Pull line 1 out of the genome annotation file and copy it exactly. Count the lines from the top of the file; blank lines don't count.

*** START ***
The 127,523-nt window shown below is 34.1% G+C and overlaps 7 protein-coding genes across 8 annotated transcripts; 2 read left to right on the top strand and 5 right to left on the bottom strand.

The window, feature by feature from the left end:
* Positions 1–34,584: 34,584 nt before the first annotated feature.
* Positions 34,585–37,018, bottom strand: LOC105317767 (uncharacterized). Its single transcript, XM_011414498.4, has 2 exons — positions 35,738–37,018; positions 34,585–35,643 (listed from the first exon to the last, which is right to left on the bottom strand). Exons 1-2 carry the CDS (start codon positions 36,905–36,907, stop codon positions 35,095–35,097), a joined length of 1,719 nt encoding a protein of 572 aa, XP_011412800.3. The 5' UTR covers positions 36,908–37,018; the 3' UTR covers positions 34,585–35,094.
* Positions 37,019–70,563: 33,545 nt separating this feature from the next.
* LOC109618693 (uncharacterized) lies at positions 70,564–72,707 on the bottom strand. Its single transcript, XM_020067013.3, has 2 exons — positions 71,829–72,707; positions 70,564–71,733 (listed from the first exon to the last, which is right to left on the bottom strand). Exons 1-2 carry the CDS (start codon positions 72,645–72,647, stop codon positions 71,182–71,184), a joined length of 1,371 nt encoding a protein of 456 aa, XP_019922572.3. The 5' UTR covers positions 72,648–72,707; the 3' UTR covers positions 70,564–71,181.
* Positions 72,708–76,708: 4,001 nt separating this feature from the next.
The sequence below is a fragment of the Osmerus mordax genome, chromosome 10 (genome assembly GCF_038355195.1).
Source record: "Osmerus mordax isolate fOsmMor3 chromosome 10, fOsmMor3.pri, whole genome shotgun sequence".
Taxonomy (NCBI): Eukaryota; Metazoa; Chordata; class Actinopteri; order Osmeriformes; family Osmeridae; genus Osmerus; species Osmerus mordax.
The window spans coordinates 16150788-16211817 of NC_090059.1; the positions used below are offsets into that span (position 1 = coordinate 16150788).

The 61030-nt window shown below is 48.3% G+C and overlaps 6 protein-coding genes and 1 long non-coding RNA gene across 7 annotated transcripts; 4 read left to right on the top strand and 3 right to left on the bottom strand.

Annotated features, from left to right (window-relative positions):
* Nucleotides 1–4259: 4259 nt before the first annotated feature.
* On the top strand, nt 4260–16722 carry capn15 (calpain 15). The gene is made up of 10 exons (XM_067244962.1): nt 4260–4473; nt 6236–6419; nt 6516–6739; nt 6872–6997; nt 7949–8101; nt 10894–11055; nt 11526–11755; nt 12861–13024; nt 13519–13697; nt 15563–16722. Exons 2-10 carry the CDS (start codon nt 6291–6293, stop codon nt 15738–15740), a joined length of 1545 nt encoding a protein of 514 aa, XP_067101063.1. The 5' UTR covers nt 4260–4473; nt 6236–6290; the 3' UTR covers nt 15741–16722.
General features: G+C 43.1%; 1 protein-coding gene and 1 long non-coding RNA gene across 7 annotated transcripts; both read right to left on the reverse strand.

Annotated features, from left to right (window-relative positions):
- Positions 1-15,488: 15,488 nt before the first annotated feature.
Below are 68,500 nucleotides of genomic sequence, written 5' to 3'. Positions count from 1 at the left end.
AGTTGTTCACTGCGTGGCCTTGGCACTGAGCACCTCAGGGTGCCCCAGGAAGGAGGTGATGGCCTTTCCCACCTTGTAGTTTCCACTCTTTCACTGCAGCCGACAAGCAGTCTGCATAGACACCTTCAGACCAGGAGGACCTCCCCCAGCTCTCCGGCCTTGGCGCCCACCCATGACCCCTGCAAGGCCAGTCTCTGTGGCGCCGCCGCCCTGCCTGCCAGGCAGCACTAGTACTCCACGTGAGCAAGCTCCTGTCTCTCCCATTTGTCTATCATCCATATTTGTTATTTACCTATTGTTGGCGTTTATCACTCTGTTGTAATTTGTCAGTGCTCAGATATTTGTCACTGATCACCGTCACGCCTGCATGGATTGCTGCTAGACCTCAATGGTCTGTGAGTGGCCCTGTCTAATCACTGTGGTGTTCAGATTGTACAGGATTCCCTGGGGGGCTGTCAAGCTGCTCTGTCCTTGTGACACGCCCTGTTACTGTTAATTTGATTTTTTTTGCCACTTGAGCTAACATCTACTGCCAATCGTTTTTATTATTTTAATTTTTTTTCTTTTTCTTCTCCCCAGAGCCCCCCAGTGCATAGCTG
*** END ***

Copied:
The 127,523-nt window shown below is 34.1% G+C and overlaps 7 protein-coding genes across 8 annotated transcripts; 2 read left to right on the top strand and 5 right to left on the bottom strand.